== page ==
Juliet Larkin-Gilmore, Ph.D.

Juliet Larkin-Gilmore
Assistant Professor of Native American History and Health Humanities, History
Assistant Professor, Health Humanities
Sutherland, 404

 Dr. Larkin-Gilmore (she/her/hers) was born and raised in Philly. Before graduate school, she worked at the Children's Hospital of Philadelphia. After receiving her Ph.D. in History from Vanderbilt University (Nashville, TN), she was a postdoctoral fellow in American Indian Studies at the University of Illinois at Urbana-Champaign. Most recently, she held the American Council of Learned Societies (ACLS) Oscar Handlin Fellowship. 

Dr. Larkin-Gilmore is a social and cultural historian of medicine with a focus on American Indian life in the early twentieth century. Health is my preferred lens to understand the past. She is particularly interested in the ways public health policies and practices worked on, with and sometimes against federal policies aimed at controlling Native mobility, labor, and assimilation.

Her current book project is titled Mobile Medicine: Public Health and Indigenous Lives on the Lower Colorado River, 1880–1940. Mobile Medicine centers on disease in Native history to show how mobility blurs neat conceptions of spatial and racial order. Between the 1880s and 1930s, U.S. Indian policies tried to eliminate tribal sovereignty and, in the process, created medical crises for tribal nations across the country. Along the Lower Colorado River, tribes responded through purposeful movement that gave them freedom from surveillance, the opportunity to make a living, and the ability to maintain strong community bonds and sacred customs and relations to the land—in short, the ability to maintain their health. Diseases often link communities in new and complicated ways; their trajectories outline the contours of colonization in its many unwieldy forms. Through disease, Mobile Medicine tracks the liminal and powerful roles of Indigenous people and their health in US history.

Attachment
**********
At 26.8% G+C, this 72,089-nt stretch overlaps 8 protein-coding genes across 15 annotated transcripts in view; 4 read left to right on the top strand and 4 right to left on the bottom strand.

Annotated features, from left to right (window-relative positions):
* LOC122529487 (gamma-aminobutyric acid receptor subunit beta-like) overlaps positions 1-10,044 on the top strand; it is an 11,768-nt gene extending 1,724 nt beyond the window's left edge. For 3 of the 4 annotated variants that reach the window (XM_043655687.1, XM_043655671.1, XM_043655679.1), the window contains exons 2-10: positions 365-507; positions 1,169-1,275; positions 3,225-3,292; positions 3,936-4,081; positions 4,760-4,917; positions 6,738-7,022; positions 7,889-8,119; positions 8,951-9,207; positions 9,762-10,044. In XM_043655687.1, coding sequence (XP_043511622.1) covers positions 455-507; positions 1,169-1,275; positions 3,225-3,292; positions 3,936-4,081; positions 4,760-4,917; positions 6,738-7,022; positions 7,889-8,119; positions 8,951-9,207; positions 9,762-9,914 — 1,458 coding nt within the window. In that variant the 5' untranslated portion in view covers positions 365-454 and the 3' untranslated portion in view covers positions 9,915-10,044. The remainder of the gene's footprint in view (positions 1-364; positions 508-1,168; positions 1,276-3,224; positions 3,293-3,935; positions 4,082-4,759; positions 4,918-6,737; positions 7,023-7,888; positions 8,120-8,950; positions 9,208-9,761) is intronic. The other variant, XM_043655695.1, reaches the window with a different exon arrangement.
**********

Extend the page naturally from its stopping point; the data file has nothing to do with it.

Book Project (in progress):
Mobile Medicine: Public Health and Indigenous Lives on the Lower Colorado River, 1880-1940

Peer-Reviewed:
Larkin-Gilmore, Juliet, “On the Borders: Towns, Mobility, and Public Health in Mojave History,” Journal of Arizona History 61, nos. 3&4 (Autumn/Winter 2020): 511-534.——— and Kristina E. Lee, “Report from the Field: Remembering Black Nashville at Fort Negley,” The Public Historian 41, no. 5 (November 2019): 100-111

For Public Audiences:
“Cows on the Colorado: The History of Dairy Colonialism and Mohave Health,” March 6, 2020, Environmental History Now.

“Eyes of the Beholder: Public Health Service Reports on Trachoma in White Appalachia and Indian Country,” April 11, 2017, Nursing Clio.

“Homesick: Disease and Distance in American Indian Boarding Schools,” November 18, 2016, REMEDIA Network.

Ph.D. History, Vanderbilt University
M.A. History, Vanderbilt University
B.A. Health and Societies, University of Pennsylvania

HIST/AMST003: The American Nation: Historical Perspectives (Fall 2022)
HIST124: History of Western Medicine (Fall 2022)